The Brooks Cascadia was the king of the JMT and PCT before the Altra Lone Peak’s jumped in to steal the crown. A large part of this was due to serious durability issues found in the uppers of the Cascadia 10 and 11. The Cascadia 12 comes with a brand new upper, a redesigned outsole, a wider fitting toebox, and a new pivot midsole system.
Pros: Forefoot rockplate, durable outsoles, stable midsole for heavy packs, available at almost all outlets
Cons: Outsoles are a little slick on smooth or wet surfaces, toe box is a tad narrow
Similar Alternatives: Brooks Mazama (Less Cushion)
3.) Nike Wildhorse 4
The Nike Wildhorse 3 was my favorite shoe of 2016, and the Nike Wildhorse 4 looks to be in the running for 2017. The Wildhorse has a comfortable upper with a wide toe box, a plush and supportive Phylon midsole, and a durable and grippy outsole. At $110 they offer the best value on this entire list. So, why are they at #3? The Wildhorse a pretty difficult shoe to find in stores and is not available at REI. This is a great options for JMT hikers, but maybe not so much for PCT hikers.
Pros: Value at $110, wide toe box, durable outsole, dries very quickly
Cons: Not sold in many brick and mortar stores
Similar Alternatives: Nike Terra Kiger 4 (Less Cushion)
4.) Salomon XA Pro 3D
The Salomon XA Pro 3D was my choice of shoe when I hiked the John Muir Trail in 2015. This is the closest to a boot any of the shoes on this list are going to get. Make no mistake about it, the XA Pro 3D is built like a tank. My major complaint about the XA Pro 3D back in 2015, was the slick outsole. Salomon has changed that for 2017, with a new Wet Traction Contragrip outsole. I have been testing this new version for 2017, and they are pretty amazing. The downside to this shoe is that it is quite heavy, doesn’t breath or dry well, and has a highly structured toebox that could cause problems. Still, for carrying a heavy pack over mountain terrain, few shoes keep your feet protected like the XA Pro 3D.
Pros: Stable, durable, highly protective, boot-like, wide availability
Cons: Heavy, drains and dries slowly
5.) La Sportiva Akasha
The La Sportiva Akyra was my second favorite shoe behind the Nike Wildhorse 3 last year. With Hoka pushing high cushioned shoes in the trail running world, the max midsole shoes never really took off for hikers and backpackers due to the ankle rolling risk of a high platform. The Akasha is one of the few high cushioned shoes that comes in a stable platform. The Akasha has the La Sportiva FriXion Red outsole, and is the best of the bunch on this list. The Akasha outsole sticks to everything and works on just about any trail.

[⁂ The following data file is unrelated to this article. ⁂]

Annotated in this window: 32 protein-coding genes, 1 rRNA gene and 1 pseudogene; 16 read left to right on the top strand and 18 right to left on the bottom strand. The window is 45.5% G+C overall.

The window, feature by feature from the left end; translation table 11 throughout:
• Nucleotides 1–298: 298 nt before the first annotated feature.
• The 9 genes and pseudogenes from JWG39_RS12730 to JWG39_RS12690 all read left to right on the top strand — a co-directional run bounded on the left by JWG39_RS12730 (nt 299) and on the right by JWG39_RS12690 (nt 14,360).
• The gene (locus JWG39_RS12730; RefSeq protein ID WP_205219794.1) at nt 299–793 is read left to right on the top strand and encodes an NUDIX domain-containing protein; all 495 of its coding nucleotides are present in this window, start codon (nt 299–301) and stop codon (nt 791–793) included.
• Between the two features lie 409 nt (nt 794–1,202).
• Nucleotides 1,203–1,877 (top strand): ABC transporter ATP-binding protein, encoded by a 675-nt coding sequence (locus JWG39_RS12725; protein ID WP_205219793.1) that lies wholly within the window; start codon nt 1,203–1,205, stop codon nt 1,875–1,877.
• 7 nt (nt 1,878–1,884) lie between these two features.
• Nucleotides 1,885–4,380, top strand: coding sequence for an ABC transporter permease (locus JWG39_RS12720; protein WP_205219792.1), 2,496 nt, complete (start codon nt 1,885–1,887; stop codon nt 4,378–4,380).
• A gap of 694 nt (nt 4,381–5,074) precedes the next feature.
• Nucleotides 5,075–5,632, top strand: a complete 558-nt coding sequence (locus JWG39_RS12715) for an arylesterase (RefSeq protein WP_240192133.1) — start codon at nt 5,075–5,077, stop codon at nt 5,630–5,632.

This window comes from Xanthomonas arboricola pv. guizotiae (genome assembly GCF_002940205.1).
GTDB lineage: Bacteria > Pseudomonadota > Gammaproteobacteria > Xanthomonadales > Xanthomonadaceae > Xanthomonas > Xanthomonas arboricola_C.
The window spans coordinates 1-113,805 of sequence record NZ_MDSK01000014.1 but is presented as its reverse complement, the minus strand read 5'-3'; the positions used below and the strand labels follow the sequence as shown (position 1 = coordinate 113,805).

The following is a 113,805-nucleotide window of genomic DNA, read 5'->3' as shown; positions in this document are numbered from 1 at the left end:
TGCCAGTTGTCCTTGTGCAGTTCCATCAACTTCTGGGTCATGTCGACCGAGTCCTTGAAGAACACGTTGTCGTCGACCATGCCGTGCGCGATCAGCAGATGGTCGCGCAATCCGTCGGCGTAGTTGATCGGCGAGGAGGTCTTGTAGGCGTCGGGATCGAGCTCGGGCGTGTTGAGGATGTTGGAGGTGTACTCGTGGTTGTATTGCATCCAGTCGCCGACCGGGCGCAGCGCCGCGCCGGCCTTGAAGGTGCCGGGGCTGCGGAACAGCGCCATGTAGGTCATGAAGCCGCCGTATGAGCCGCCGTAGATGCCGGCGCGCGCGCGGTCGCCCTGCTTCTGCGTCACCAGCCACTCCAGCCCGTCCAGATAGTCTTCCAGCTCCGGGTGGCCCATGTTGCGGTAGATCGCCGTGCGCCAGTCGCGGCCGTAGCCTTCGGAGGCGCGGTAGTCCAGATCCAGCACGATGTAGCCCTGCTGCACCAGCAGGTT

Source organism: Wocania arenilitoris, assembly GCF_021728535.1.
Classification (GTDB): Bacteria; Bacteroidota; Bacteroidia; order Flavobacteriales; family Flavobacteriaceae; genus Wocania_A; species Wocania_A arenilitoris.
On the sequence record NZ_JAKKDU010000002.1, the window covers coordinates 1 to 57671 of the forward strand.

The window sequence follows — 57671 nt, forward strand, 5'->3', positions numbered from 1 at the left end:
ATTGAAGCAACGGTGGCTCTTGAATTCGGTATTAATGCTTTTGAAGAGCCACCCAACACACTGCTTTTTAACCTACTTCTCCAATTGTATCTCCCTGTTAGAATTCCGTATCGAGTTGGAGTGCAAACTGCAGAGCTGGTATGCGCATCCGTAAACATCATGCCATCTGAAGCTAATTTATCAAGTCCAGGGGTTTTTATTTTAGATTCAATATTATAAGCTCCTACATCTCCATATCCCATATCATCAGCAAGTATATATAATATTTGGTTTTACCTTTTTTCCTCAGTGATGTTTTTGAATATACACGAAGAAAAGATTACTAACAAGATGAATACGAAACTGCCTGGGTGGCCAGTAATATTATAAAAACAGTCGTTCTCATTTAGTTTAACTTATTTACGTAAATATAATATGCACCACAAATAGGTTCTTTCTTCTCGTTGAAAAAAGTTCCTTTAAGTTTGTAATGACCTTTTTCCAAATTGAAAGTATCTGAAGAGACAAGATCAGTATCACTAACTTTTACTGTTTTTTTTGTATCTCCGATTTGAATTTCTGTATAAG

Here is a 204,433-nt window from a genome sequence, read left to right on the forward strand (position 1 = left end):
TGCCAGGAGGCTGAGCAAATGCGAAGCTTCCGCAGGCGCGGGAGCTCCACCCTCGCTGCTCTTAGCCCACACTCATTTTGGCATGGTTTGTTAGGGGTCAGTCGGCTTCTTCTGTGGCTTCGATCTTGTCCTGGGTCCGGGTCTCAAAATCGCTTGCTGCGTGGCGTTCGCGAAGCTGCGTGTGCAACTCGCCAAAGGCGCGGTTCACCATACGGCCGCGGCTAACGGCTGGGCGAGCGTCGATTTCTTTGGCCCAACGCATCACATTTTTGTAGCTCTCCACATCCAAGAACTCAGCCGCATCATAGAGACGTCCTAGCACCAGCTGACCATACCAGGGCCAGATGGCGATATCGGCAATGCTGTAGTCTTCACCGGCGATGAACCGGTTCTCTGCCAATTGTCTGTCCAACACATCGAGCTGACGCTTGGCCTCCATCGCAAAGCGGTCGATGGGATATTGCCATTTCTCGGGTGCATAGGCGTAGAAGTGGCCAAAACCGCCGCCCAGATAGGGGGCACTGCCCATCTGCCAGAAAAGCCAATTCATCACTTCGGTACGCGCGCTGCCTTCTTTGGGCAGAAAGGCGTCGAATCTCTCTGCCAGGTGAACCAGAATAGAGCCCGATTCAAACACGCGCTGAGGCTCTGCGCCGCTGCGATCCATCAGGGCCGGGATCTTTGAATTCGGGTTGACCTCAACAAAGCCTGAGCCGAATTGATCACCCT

Pros: Stable cushion, best grip and traction of any outsole, highly durable, available at REI, wide toe box
Cons: Runs hot, high platform is not ideal for heavy packs
Similar Alternatives: Salomon Sense Pro Max
6.) Brooks Caldera
The Brooks Caldera is a brand new model in the brooks lineup. Think of this as a more cushioned Cascadia with a softer midsole as well. The Caldera the perfect high mileage shoe for the thru-hiker how packs light and logs big days on the trail.
Pros: High cushion, great outsole,
Cons: Too much volume in the upper, unstable under heavy loads
7.) La Sportiva Akyra
The Akyra is newest model from La Sportiva and what looks to be an evolution of the Ultra Raptor. The Akyra is a super stable shoe that feels more like a hiking shoe than a trail running shoe. There is no rock plate, but the midsole provides ample protection. I’m really liking this shoe so far, but wish the toebox was a little wider. These shoes have the same incredible FriXion Red outsole compound as the Akashas, but with a different tread pattern.
Pros: Stable, cushioned, durable, FriXion Red outsole
Cons: Narrow toe box
8.) Saucony Peregrine 7
The Saucony Peregrine 7 is a protective trail shoe in a lightweight package. It’s 4mm drop is the lowest on the list outside of Altra’s zero drop.
Pros: Protection, 4mm drop
Cons: Heel fit (could be personal to me)
Similar Alternatives: Saucony ISO Exodus